For someone who is supposed to be serving as the top law enforcement officer of the United States, Jeff Sessions sure has a seemingly hard time keeping his facts straight.
In perhaps the most infamous example of this tendency, when pressed by Senator Al Franken during his confirmation process on the question of whether or not he’d had contacts with Russia, he insisted that he had no such contacts.
As it turns out, he did. He met more than once with former Russian Ambassador to the United States Sergey Kislyak; when pressed as to why he’d concealed those meetings, he claimed to have understood Franken’s question as only applying to his role as a surrogate of the Donald Trump campaign.
Now, a report from Reuters indicates that Sessions may have lied about yet another issue associated with the Russia scandal.
The photo has been widely circulated at this point of Sessions sitting at a table with then-Republican presidential candidate Donald Trump and an array of other men at a March 2016 foreign policy meeting.
At that meeting, as it’s come out in the time since, now former Trump foreign policy adviser George Papadopoulos suggested that Trump meet with Russia’s Vladimir Putin, saying he had contacts who could set such a meeting up.
Sessions has claimed in testimony to Congress that he pushed back against Papadopoulos’ suggestion. Now, however, Reuters is reporting that three unnamed participants in that meeting have accounts that all agree on the point that Sessions did not actually push back against George Papadopoulos’ idea for a Trump/Putin meeting.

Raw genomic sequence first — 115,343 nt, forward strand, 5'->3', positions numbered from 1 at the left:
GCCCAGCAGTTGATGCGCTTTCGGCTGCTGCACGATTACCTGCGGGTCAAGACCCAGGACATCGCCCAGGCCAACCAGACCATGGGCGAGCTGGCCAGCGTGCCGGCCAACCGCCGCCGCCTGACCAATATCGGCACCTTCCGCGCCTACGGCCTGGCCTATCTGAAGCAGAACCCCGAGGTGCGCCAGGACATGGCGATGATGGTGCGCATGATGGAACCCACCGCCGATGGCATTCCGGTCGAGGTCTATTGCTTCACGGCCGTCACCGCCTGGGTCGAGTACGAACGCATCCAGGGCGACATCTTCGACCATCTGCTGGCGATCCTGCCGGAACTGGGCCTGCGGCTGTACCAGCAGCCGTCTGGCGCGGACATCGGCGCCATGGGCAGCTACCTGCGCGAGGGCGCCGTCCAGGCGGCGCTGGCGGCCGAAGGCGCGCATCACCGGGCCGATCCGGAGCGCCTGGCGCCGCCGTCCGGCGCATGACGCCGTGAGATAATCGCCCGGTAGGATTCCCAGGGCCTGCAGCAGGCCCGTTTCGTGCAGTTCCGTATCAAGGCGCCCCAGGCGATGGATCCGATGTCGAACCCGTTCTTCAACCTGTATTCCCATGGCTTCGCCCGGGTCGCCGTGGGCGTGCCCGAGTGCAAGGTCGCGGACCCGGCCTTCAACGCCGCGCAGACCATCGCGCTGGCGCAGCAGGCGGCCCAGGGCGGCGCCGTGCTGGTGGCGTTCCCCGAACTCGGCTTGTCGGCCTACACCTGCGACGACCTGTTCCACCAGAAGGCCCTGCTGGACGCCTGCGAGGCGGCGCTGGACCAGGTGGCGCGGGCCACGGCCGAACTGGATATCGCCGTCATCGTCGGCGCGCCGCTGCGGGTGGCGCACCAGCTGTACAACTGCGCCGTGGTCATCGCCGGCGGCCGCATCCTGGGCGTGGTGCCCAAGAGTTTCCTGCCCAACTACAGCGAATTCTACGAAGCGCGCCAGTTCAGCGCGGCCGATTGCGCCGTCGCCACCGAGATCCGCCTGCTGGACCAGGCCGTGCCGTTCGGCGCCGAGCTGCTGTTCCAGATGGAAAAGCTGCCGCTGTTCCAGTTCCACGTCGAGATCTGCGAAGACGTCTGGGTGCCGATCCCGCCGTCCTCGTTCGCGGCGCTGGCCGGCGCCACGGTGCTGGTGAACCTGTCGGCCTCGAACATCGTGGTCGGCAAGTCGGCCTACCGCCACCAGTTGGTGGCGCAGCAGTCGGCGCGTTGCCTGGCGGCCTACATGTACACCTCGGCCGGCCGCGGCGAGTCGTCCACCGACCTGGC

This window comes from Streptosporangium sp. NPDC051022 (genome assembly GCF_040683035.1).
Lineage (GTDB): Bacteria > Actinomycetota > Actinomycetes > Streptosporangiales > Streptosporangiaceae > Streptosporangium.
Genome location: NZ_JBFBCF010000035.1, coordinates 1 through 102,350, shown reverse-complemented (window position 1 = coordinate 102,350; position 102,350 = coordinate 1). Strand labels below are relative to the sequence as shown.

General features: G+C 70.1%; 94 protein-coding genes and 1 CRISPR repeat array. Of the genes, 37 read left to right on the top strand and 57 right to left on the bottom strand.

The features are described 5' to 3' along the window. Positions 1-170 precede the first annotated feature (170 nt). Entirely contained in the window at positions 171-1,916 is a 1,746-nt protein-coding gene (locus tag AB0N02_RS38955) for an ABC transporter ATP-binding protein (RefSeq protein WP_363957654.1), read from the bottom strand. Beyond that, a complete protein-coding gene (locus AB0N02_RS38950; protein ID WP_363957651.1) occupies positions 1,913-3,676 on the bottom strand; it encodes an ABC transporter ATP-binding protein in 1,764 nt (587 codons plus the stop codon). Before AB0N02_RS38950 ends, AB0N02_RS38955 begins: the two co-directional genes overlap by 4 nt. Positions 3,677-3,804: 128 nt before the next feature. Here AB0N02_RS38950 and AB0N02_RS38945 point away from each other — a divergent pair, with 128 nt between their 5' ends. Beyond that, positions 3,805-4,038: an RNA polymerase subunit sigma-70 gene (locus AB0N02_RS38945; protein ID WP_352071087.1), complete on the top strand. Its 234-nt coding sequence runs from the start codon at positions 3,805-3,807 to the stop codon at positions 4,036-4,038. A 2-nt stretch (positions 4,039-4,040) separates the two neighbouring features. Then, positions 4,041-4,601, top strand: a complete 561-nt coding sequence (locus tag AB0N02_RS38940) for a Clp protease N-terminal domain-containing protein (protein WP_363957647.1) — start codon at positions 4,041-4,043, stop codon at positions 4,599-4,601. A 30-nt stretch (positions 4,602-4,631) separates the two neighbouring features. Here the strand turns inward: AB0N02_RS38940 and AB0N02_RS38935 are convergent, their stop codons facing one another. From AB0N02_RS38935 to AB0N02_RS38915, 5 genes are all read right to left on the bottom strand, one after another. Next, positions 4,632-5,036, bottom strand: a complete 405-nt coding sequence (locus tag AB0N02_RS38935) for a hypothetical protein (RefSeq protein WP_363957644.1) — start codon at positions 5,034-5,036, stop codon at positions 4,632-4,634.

These three individuals have all reportedly relayed their accounts of the March 2016 meeting to either Congressional investigators or FBI agents. Reuters notes that on points besides that of Sessions’ lack of objections to the Trump/Putin meeting idea, the three accounts the outlet received “differed… in certain respects.”
In addition, there is one participant in that meeting who had backed up Sessions’ account of shooting down Papadopoulos’ idea. J.D. Gordon, who served as the Trump campaign’s director of national security, has done so in conversations with an array of media outlets.
If Sessions did lie and Gordon is for whatever reason going along with the lie, it wouldn’t be the first time that the Attorney General was caught in an untruth. Besides the fact that, as mentioned, he concealed his meetings with the Russian Ambassador to the United States, he also claimed at one time to have not had any knowledge of Trump campaign connections to Russian interests.
That claim obviously can’t coexist with the claim that he shot down a suggestion for a Trump/Putin meeting.
Sessions’ initial lies — all of which he’s so far avoided accountability for, thanks to the defense of having testified to the best of his “recollection” — led to him having to recuse himself from the Russia investigation as a whole.
A chain of events including that recusal led to the appointment of Special Counsel Robert Mueller, who has so far brought charges against four former Trump associates and an array of other interests. Trump has expressed anger over Sessions’ choosing to recuse himself, seemingly under the impression that if he hadn’t, Mueller might not have been appointed.
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